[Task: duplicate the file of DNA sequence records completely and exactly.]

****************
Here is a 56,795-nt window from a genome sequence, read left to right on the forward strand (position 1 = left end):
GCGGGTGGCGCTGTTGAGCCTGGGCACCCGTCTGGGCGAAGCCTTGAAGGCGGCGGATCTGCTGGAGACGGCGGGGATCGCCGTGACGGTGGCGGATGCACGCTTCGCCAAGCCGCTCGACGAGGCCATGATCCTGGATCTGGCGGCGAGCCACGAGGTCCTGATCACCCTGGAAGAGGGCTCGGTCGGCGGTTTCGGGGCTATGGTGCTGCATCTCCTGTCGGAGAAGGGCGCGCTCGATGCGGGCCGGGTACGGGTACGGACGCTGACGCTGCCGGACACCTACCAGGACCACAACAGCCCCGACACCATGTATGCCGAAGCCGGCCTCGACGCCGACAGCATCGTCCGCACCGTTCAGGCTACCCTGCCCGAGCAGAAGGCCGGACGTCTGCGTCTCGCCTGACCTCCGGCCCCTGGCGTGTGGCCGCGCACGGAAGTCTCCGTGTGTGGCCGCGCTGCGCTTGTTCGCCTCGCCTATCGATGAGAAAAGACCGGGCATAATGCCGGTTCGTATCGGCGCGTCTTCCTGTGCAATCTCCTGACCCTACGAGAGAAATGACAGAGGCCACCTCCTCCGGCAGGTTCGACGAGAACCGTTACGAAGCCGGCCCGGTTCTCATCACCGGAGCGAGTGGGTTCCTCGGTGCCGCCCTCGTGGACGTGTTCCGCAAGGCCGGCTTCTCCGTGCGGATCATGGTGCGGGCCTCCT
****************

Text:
Here is a 56,795-nt window from a genome sequence, read left to right on the forward strand (position 1 = left end):
GCGGGTGGCGCTGTTGAGCCTGGGCACCCGTCTGGGCGAAGCCTTGAAGGCGGCGGATCTGCTGGAGACGGCGGGGATCGCCGTGACGGTGGCGGATGCACGCTTCGCCAAGCCGCTCGACGAGGCCATGATCCTGGATCTGGCGGCGAGCCACGAGGTCCTGATCACCCTGGAAGAGGGCTCGGTCGGCGGTTTCGGGGCTATGGTGCTGCATCTCCTGTCGGAGAAGGGCGCGCTCGATGCGGGCCGGGTACGGGTACGGACGCTGACGCTGCCGGACACCTACCAGGACCACAACAGCCCCGACACCATGTATGCCGAAGCCGGCCTCGACGCCGACAGCATCGTCCGCACCGTTCAGGCTACCCTGCCCGAGCAGAAGGCCGGACGTCTGCGTCTCGCCTGACCTCCGGCCCCTGGCGTGTGGCCGCGCACGGAAGTCTCCGTGTGTGGCCGCGCTGCGCTTGTTCGCCTCGCCTATCGATGAGAAAAGACCGGGCATAATGCCGGTTCGTATCGGCGCGTCTTCCTGTGCAATCTCCTGACCCTACGAGAGAAATGACAGAGGCCACCTCCTCCGGCAGGTTCGACGAGAACCGTTACGAAGCCGGCCCGGTTCTCATCACCGGAGCGAGTGGGTTCCTCGGTGCCGCCCTCGTGGACGTGTTCCGCAAGGCCGGCTTCTCCGTGCGGATCATGGTGCGGGCCTCCT